I Guess We Should Discuss the Equifax Thing

Photo credit: Tina Franklin, CC BY 2.0.

I feel a little badly for jumping to conclusions on the whole “landlords asking displaced Houstonians to pay September’s rent” issue. It’s hard not to have an emotional response to the image of a landlord calling up a tenant who cannot currently live in their apartment due to flood damage to say “if you don’t pay now, I’m going to have to start charging late fees,” but, as you all noted, not being able to collect rent causes additional problems down the line and it appears that some landlords are working with tenants in a less threatening way than that Guardian article implied.

I asked myself whether other bill collectors would stop asking for their payments—like, of course, people are still going to owe health insurance premiums, and Netflix is still going to autopull $11 from their accounts, and the electric bill will still come due even though it might be significantly reduced this month since people aren’t in their homes using electricity.

The real comparison isn’t between rents and Netflix, though, or rents and electric bills—it’s between rent and mortgages. The bank is still going to ask for a mortgage payment, and therefore the landlord still needs to ask for a rent payment, and even though tenants have a few more rights than homeowners do to say “hey, this property is not habitable right now,” it’s… well, as we discussed yesterday, it’s complicated, and a lot of us are speculating from the sidelines.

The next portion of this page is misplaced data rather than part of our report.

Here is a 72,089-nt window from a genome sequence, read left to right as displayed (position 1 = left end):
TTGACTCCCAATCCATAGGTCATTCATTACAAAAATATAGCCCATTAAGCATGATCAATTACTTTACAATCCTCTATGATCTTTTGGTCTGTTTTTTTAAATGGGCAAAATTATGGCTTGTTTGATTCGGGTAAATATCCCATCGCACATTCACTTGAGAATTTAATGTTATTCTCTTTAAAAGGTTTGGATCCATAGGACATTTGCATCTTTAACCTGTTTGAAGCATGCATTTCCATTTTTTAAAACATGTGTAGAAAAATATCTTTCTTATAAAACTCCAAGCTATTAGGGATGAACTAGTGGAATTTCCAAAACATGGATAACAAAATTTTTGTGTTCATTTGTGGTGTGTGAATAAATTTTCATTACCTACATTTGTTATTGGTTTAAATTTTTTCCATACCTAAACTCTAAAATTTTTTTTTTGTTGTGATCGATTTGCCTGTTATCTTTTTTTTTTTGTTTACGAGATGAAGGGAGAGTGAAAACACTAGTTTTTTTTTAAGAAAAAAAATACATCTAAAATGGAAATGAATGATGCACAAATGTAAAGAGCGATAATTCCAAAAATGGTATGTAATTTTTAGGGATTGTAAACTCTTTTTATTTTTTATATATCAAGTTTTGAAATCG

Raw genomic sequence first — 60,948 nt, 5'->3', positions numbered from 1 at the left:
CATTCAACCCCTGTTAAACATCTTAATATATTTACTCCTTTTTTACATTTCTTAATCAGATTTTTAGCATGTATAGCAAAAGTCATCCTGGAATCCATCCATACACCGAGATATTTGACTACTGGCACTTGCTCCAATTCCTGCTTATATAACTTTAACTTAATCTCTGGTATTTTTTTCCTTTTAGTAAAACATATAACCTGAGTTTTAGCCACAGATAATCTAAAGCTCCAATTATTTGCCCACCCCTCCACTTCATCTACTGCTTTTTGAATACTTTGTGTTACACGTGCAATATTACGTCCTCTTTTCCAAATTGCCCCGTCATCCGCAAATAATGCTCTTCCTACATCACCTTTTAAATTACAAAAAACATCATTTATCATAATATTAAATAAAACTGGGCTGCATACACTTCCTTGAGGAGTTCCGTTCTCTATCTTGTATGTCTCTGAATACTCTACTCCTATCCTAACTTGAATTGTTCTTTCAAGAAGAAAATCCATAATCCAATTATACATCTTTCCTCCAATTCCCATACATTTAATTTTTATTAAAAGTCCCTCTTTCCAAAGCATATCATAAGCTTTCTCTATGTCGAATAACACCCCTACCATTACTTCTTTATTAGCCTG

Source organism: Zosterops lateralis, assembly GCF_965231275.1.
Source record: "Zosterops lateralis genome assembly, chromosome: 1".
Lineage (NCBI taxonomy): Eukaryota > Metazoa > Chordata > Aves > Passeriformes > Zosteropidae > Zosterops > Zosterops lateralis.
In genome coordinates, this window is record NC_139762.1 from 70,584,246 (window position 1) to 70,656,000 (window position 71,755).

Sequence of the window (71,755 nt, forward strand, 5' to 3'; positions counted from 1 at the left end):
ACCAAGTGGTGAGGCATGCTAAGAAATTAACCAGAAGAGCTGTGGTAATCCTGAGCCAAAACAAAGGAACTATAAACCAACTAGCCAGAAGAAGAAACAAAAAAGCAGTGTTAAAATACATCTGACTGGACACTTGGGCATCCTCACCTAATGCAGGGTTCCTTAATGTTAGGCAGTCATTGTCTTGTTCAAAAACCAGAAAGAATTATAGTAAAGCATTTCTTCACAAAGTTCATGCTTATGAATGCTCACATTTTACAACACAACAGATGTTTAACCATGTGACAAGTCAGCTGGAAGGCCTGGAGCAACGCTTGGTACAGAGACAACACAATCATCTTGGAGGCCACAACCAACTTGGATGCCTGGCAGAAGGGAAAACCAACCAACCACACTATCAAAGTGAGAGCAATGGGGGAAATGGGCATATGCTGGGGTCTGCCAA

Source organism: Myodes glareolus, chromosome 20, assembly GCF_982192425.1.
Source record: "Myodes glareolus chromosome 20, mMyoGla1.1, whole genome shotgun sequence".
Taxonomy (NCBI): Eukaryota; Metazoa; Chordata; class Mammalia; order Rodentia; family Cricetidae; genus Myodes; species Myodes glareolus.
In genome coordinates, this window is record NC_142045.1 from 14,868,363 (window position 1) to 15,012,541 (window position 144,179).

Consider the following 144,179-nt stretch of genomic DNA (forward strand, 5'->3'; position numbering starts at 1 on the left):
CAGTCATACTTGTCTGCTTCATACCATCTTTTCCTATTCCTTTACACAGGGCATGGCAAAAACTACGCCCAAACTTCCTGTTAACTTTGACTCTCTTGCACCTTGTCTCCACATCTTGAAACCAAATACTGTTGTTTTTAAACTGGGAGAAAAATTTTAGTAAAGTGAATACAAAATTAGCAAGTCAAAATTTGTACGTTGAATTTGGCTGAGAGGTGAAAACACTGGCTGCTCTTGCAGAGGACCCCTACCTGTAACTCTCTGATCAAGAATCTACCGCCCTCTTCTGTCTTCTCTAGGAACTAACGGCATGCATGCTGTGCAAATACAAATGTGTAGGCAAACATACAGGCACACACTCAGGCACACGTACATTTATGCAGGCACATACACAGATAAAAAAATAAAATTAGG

Which is why I’m really hesitant to jump to similar conclusions or speculations about the Equifax thing.

A quick recap, courtesy of the Washington Post:

The credit reporting agency Equifax said Thursday that hackers gained access to sensitive personal data — Social Security numbers, birth dates and home addresses — for up to 143 million Americans, a major cybersecurity breach at a firm that serves as one of the three major clearinghouses for Americans’ credit histories.

Equifax said the breach began in May and continued until it was discovered in late July. It said hackers exploited a “website application vulnerability” and obtained personal data about British and Canadian consumers as well as Americans. Social Security numbers and birth dates are particularly sensitive data, giving those who possess them the ingredients for identity fraud and other crimes.

There is so much speculation going on right now: did three Equifax executives sell just under $1.8 million in stock because they knew about the breach, or was it just a coincidence? Do we all need to freeze our credit reports? Should we follow Equifax’s instructions to go to a special site, give Equifax some of the same sensitive information they just lost in the hack, and let Equifax tell us whether we’ve been affected and whether we should sign up for a free year of TrustedID—or is that the worst move we could make?

(I really shouldn’t be looking at Twitter right now.)

Here’s what I did: I’m enrolled with Capital One’s CreditWise, which is a free credit monitoring service. Like many credit monitoring services, CreditWise sends me email alerts every time something happens, credit-wise—when I opened my Alaska Airlines Visa Signature Credit Card last month, I got a new CreditWise email for every step of the process.

So I logged in to CreditWise and read through all my credit-related stuff: no accounts I wasn’t expecting, no charges I wasn’t expecting, no public records I wasn’t expecting. As of right now, it appears like my identity is still my own.

Was that the best response to the Equifax hack? I don’t know. What are you all doing? Apparently we’re all going to get letters, eventually, letting us know whether our data was included in the hack—and I’ll be interested to see what they say.

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